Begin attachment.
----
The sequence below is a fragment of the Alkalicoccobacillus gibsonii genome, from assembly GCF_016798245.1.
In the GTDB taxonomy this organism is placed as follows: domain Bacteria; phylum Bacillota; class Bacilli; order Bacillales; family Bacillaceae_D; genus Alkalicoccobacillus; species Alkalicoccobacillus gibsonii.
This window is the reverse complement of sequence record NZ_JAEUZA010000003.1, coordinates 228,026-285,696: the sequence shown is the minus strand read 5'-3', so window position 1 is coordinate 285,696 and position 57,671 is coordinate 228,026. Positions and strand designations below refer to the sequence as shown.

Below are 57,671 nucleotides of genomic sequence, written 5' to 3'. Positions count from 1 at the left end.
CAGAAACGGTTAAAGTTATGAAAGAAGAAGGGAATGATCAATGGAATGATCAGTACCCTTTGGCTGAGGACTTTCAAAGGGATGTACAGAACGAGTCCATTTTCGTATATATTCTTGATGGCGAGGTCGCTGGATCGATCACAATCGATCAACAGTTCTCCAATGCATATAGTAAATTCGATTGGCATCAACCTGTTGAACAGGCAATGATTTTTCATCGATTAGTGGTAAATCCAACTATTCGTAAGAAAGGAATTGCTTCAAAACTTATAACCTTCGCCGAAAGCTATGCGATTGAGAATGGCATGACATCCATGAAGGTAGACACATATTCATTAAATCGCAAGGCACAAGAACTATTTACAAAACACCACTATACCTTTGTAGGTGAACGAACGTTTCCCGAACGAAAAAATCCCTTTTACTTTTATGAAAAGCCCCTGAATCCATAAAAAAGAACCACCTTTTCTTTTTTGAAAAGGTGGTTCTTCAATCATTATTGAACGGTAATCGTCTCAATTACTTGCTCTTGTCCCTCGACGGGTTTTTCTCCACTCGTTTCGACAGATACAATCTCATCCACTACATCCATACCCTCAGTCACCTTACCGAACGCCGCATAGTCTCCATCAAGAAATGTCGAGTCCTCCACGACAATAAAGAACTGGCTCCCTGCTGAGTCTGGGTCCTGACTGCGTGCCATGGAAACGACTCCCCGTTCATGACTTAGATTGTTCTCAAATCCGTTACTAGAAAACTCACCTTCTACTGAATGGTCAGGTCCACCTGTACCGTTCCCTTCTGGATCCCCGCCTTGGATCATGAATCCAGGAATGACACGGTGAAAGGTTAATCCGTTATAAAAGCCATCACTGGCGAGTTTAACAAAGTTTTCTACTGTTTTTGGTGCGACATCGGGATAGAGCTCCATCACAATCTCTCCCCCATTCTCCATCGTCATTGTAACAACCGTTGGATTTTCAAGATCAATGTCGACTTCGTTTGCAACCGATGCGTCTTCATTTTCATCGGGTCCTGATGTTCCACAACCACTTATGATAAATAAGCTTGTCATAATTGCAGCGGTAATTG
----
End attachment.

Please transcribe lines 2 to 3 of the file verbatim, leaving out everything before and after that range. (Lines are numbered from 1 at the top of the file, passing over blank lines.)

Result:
In the GTDB taxonomy this organism is placed as follows: domain Bacteria; phylum Bacillota; class Bacilli; order Bacillales; family Bacillaceae_D; genus Alkalicoccobacillus; species Alkalicoccobacillus gibsonii.
This window is the reverse complement of sequence record NZ_JAEUZA010000003.1, coordinates 228,026-285,696: the sequence shown is the minus strand read 5'-3', so window position 1 is coordinate 285,696 and position 57,671 is coordinate 228,026. Positions and strand designations below refer to the sequence as shown.